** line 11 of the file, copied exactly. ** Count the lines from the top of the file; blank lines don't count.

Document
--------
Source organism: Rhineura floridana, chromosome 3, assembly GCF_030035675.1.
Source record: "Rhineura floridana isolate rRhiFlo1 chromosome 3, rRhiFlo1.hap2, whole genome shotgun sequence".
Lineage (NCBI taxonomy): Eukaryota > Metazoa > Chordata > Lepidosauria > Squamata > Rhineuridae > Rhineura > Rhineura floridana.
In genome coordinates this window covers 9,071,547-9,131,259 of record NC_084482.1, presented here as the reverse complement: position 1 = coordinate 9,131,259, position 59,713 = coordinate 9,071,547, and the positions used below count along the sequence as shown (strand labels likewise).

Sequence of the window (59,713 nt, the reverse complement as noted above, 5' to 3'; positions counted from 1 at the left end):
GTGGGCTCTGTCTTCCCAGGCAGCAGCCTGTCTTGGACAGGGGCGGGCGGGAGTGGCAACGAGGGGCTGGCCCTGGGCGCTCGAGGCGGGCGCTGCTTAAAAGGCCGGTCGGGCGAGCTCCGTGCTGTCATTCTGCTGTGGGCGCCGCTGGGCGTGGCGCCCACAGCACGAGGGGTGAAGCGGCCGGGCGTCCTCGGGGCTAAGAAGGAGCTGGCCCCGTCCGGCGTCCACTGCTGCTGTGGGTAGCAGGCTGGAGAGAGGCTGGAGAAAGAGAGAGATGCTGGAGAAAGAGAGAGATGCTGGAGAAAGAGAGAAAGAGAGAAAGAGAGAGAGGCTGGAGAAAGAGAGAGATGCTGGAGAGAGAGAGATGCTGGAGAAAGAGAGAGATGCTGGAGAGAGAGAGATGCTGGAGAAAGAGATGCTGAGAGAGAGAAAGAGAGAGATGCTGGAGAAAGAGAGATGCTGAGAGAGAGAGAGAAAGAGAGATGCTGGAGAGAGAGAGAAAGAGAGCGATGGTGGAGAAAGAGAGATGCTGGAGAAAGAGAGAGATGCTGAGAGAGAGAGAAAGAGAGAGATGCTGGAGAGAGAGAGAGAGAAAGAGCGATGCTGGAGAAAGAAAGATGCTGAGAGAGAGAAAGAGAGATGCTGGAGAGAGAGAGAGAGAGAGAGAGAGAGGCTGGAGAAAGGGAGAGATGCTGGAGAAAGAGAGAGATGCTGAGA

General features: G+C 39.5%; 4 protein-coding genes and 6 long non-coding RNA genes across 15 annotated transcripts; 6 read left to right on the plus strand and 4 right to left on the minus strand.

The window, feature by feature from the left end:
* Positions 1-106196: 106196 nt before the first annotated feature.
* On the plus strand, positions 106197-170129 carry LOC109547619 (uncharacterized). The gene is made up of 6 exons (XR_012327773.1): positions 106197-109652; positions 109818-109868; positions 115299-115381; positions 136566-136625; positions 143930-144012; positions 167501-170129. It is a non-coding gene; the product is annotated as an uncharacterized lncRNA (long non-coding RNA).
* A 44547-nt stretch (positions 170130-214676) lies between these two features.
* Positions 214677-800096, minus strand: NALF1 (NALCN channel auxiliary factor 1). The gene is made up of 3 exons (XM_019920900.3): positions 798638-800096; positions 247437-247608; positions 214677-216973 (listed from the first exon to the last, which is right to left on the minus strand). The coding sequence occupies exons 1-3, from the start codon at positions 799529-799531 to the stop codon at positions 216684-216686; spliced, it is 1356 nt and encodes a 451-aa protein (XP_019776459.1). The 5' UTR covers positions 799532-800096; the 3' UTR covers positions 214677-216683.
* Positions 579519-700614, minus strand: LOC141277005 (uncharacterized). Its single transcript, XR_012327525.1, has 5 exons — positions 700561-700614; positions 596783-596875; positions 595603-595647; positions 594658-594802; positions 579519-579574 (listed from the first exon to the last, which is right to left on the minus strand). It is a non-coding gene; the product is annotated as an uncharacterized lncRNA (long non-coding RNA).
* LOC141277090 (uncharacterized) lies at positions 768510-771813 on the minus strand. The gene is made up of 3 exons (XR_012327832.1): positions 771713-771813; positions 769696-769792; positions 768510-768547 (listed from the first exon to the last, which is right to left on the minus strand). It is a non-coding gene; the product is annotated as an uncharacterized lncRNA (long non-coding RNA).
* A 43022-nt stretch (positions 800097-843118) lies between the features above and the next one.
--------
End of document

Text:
* A 44547-nt stretch (positions 170130-214676) lies between these two features.